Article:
The number of cases has risen sharply in many states that were the first to reopen, including Florida and Texas, which recently forced bars to close again.
After a stumbling block three months ago, the US government’s small business relief program ends with some money left over.
The paycheck protection program is set to end on Tuesday after distributing $ 520 billion in loans to keep workers’ jobs alive during the pandemic. But as new outbreaks hit the country and force many states to rethink their plans to reopen businesses, the program ends with more than $ 130 billion in its coffers.
“The fact that he has been able to reach the small business sector so far is a major achievement, and these things deserve to be recognized and celebrated,” said John Lettieri, CEO of the Economic Innovation Group, a think tank focused on entrepreneurship. “But we are still in a public health crisis.”
The hastily constructed and frequently chaotic aid program, run by the Small Business Administration but run through banks, has distributed cash to nearly five million businesses nationwide, providing them with Low interest loans to cover about two and a half months of their usual salary costs. . Those who use most of the money to pay their employees may have their debt forgiven.
The program appears to have helped prevent the country’s further colossal job losses from worsening. Hires rebounded more than expected in May, as businesses in some of the hardest hit industries, particularly restaurants, restored millions of jobs by recalling laid-off workers and hiring new workers.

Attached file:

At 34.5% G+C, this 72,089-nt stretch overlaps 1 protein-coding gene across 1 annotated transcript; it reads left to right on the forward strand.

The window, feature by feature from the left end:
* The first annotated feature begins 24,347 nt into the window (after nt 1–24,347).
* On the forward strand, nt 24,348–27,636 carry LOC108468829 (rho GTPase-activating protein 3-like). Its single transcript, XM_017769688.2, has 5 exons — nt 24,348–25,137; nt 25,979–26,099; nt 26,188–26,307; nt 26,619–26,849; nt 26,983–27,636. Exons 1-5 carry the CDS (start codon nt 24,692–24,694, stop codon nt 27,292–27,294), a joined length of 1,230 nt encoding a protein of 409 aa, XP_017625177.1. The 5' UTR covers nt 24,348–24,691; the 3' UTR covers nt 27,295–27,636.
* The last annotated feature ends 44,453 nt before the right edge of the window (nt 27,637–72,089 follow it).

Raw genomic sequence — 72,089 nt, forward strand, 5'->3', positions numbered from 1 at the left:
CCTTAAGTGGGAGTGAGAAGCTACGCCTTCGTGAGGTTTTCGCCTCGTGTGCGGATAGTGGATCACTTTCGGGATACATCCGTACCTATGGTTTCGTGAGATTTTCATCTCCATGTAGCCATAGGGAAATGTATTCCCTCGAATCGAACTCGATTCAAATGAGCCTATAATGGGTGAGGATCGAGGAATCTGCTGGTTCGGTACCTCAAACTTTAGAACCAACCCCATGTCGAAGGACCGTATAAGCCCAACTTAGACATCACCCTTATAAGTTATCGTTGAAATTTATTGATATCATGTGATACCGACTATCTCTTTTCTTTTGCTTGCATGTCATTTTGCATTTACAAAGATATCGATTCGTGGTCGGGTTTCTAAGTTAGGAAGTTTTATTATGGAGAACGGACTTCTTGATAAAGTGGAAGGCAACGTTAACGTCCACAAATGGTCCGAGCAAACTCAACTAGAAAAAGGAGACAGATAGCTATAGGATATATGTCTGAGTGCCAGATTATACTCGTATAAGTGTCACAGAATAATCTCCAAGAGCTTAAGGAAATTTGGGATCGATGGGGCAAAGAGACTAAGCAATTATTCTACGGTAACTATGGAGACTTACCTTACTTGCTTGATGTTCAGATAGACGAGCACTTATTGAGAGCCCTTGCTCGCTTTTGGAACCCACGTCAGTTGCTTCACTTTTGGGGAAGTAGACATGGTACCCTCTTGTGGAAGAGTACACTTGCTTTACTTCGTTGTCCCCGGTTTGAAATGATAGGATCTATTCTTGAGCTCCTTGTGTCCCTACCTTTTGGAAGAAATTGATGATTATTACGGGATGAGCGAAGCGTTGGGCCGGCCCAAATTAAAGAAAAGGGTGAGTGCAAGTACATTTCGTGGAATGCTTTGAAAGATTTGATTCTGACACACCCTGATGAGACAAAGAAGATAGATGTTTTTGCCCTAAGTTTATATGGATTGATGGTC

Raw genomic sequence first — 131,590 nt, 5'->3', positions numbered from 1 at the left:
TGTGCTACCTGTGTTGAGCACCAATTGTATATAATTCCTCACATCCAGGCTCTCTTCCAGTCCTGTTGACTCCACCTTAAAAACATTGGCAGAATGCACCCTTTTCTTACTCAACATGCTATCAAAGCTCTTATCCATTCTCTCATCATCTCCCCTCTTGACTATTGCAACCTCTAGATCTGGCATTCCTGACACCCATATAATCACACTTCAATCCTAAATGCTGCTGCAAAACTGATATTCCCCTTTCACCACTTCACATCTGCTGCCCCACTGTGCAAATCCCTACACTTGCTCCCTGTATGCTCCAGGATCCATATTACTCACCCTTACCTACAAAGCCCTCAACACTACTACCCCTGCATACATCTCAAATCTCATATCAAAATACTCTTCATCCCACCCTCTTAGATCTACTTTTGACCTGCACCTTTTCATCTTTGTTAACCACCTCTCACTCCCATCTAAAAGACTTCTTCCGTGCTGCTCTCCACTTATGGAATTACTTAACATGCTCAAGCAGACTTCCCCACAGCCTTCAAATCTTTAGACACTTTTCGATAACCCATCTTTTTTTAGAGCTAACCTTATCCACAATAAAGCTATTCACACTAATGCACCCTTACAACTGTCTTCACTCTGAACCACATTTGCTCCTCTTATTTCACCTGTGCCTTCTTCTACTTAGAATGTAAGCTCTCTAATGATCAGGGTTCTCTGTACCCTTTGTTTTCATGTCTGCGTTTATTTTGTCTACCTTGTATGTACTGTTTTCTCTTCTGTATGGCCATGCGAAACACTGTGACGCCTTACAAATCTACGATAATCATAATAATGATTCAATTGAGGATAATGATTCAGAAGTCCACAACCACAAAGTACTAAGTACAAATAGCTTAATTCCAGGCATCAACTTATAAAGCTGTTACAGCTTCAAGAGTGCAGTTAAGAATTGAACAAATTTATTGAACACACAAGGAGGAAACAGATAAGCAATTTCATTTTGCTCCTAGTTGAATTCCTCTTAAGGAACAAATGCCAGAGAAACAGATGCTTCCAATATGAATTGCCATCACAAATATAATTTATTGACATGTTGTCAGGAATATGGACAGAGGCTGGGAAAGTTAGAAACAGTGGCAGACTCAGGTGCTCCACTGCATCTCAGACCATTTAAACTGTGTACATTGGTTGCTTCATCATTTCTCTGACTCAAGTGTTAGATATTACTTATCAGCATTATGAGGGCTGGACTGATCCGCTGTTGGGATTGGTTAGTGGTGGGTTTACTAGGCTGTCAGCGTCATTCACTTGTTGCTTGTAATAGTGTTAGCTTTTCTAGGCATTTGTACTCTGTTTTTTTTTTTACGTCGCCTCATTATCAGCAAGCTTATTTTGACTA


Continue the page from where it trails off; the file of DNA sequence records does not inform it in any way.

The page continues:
Lenders cited two main reasons why there was money left. First, most of the eligible businesses that wanted a loan were able to get one. (The program limited each applicant to one loan.) In addition, the complicated and changing requirements of the program deterred some qualified borrowers, who feared that they could not get their loan forgiven.
Most people who are infected do not pass the coronavirus to anyone else. But a few pass it on to many others at so-called mass-media events.
“You can think of lighting a match,” said Ben Althouse, a scientist at the Institute for Disease Modeling in Bellevue, Wash. “You start a match, he cannot light the kindling wood. You start another match, he may not light the small wood. But then a match strikes at the right place, and suddenly the fire goes up . “
Scientists believe it is essential to understand why some games start fires when many are not. They try to answer three questions: who are the super-broadcasters? When does the super broadcast take place? And or?